Nonalcoholic fatty liver disease ups risk of death
Nonalcoholic fatty liver disease (NAFLD) heightens the risk of all-cause death but not from cardiovascular diseases (CVD) or cancer, reports a recent meta-analysis.
Accessing the databases of PubMed and Embase, researchers retrieved 14 studies that investigated the effect of NAFLD on mortality risk. Reports that used NAFLD patients as the reference group or assessed mortality in patients undergoing bariatric surgery or liver transplantation were ineligible. The Newcastle-Ottawa scale was used to evaluate methodological quality.
A total of 24,188 deaths were reported in the cumulative sample of 498,259 participants. Pooled analysis revealed a significantly higher death risk in NAFLD patients (hazard ratio [HR], 1.34, 95 percent CI 1.17–1.54), though the evidence had substantial heterogeneity (p<0.01).
Subsequent subgroup analyses found that NAFLD was a significant mortality hazard in women (four studies; HR, 1.49, 1.15–1.93) but not in men (four studies, HR, 1.08, 0.83–1.41). In contrast, there were no meaningful effect modifications according to age, sex, NAFLD severity, the presence of fibrosis or cirrhosis, follow-up duration, comorbidities, and the method used to diagnose NAFLD.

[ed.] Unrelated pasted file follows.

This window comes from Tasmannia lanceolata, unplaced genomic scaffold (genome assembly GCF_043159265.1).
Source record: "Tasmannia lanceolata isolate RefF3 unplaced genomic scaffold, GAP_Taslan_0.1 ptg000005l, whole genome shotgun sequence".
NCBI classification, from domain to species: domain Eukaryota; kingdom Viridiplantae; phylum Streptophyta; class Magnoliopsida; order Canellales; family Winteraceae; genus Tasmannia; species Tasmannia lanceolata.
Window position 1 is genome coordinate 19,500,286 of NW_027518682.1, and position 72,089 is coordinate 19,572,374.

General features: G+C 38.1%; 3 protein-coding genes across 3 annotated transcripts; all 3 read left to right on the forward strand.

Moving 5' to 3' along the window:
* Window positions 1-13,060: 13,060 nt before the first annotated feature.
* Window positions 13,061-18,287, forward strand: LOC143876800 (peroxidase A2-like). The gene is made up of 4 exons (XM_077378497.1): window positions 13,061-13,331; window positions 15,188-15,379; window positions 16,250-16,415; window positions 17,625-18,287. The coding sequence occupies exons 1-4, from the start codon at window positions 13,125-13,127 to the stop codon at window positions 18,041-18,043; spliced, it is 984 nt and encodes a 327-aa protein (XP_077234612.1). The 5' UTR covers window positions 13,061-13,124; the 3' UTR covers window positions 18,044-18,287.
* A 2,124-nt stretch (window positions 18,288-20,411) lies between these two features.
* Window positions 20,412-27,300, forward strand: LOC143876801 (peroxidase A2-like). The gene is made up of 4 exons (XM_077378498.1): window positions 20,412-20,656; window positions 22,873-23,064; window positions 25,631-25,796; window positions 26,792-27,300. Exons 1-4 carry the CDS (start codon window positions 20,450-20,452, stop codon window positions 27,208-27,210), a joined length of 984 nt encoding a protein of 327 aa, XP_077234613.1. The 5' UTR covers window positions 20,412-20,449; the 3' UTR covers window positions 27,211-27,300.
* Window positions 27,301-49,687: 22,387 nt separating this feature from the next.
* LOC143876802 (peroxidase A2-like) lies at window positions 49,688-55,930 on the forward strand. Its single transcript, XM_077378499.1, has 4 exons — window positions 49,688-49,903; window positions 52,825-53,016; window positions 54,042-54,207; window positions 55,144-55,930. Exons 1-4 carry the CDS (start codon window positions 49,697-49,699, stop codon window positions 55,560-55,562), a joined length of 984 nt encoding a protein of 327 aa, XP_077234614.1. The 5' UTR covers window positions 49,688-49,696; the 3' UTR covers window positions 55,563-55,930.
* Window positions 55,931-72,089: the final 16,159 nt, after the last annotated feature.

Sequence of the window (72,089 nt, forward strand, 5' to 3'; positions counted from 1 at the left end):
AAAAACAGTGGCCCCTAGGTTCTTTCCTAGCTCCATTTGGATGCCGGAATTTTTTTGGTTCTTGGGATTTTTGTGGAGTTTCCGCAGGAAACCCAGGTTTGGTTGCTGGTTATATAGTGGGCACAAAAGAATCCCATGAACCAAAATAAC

The effect of NAFLD on death risk appeared to be robust, as excluding four studies with large sample sizes did not change the principal findings. NAFLD also exerted a similar effect on the likelihood of death from liver disease (HR, 2.53, 1.23–5.18).
On the other hand, NAFLD had no apparent effect on the risk of death from CVDs (HR, 1.13, 0.92–1.38) and cancer (HR, 1.05, 0.89–1.25).